Zombified animations and infectious glitches

Graphically speaking, World War Z is neither the best, not the worst. It is a shame that there isn’t any performance mode on the PS4 Pro version, as it is capped at 30 FPS. In spite of that, the game is pretty stable when it comes to performance. Generally, even when the swarm of zombies goes over the hundreds in number, the framerate remains solid with minor dips in effects crowded scenes.

The zombies look good. The environments, albeit simple in textures, are plentiful in details and feel alive. Sadly some animations aren’t that polished, and movements feel stiff and exaggerated. The melee attacks are weirdly animated and feel more like you’re teleporting from one place to another.

Graphical glitches are common, with zombies randomly popping in some areas or vanishing in thin air. There was a scene in which hundreds of zombies were falling from a high place. That particular scene looked incredibly well, but after a few seconds, some of the falling zombies started disappearing for no apparent reason. This and many similar glitches break the immersion and make what would rather be a tense scene, something more of a funny conversation with your party.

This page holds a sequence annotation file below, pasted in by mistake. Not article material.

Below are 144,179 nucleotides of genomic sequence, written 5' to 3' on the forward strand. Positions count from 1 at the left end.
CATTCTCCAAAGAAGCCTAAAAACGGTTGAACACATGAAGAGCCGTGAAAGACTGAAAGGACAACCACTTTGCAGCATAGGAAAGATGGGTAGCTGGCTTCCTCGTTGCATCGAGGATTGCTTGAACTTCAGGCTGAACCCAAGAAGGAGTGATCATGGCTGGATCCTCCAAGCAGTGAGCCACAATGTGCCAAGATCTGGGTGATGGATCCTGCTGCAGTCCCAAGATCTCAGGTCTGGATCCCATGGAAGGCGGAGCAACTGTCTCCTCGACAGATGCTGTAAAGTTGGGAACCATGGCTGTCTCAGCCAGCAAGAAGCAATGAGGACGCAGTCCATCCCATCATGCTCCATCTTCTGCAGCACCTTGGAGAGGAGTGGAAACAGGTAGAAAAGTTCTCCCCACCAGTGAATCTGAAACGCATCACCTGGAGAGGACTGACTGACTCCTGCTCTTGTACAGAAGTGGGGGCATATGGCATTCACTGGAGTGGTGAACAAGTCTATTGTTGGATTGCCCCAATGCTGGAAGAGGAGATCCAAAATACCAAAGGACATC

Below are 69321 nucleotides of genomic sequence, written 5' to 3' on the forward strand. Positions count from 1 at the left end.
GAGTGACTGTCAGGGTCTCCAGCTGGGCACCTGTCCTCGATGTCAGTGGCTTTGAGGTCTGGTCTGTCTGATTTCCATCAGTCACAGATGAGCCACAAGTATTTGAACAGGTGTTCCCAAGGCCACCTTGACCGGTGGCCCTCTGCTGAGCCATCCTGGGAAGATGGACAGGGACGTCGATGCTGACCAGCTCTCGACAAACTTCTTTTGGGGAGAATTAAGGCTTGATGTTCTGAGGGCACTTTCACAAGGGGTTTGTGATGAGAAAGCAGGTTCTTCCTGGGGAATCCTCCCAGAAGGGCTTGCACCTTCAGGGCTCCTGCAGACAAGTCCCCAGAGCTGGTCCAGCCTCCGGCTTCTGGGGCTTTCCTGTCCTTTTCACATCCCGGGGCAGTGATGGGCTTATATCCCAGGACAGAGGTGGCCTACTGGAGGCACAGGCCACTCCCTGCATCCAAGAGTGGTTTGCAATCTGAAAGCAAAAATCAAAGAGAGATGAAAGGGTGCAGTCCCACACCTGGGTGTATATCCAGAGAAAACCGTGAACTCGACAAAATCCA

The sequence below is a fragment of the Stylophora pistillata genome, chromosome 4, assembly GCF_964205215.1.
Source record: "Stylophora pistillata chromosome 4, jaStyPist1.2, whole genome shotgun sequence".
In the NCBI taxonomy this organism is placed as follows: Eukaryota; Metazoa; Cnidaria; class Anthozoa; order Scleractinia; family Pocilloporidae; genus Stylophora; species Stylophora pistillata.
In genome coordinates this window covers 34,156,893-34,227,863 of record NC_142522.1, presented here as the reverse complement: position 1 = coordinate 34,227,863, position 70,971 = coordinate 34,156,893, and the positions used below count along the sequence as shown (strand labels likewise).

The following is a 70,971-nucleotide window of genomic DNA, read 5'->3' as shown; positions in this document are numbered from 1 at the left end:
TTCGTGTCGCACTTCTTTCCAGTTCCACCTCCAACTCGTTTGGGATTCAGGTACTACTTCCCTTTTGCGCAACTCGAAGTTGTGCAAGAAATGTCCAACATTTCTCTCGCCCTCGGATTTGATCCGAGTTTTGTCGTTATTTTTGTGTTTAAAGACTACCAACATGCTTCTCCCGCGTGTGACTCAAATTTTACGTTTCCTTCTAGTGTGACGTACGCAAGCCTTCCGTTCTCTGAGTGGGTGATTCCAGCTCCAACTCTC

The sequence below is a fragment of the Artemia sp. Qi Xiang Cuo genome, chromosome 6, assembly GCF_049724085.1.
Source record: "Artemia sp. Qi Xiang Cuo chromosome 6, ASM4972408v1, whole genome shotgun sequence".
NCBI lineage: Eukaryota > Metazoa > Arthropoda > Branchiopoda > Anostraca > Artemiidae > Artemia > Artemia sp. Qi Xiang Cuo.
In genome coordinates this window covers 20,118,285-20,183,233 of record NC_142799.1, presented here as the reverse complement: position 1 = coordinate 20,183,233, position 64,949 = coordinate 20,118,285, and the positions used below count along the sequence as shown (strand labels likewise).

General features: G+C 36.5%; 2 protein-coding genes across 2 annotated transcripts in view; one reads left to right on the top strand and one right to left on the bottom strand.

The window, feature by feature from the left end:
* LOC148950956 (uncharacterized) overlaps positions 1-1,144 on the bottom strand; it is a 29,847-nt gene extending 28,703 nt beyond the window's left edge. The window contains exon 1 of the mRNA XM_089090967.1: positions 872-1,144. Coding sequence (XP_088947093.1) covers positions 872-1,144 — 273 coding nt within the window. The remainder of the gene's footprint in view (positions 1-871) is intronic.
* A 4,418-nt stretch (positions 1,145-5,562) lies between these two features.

During my playthrough I experienced two game breaking bugs during matchmaking, and another one while finishing the last chapter of the Moscow campaign. In the latter, when I restarted the game, the console stated that my save file was corrupted and an older save backup was going to be loaded instead. This glitch caused some progress loss. Also, I didn’t receive the trophy for completing the campaign.

Good value for the price

World War Z starts at $39.99 on the PlayStation Store. At this price, you get 4 co-op stories and PvP. Don’t expect too much on PvP though. It is basically several standard PvP modes such as King of The Hill and Domination. There are even more classes in PvP, with ten in total. Matches are based on 4 vs. 4.

Maps are small, and the main attraction is zombie swarms crossing through some regions of the map during matches. It is fun, but the swarm mechanic, just like in the campaign, tends to lose its brilliance quite fast. Overall, the offering is a varied one with tons of unlockables, especially for the price tag.

Perfect? Definitely not. Fun to play? SURE!

Don’t play World War Z with the mindset of getting Left 4 Dead 3. This is a game with similarities, but with enough content to differentiate from the rest. It is a rather short experience, campaign-wise. Yet, you can have plenty hours of fun with your friends or even with random players online. I had a blast playing through the campaign, even with the technical shortcomings that were rather frustrating. Tokyo, in particular, is a tense, entertaining, and fun playthrough.

Want to check out some more recent releases? We reviewed Earth Defense Force: Iron Rain!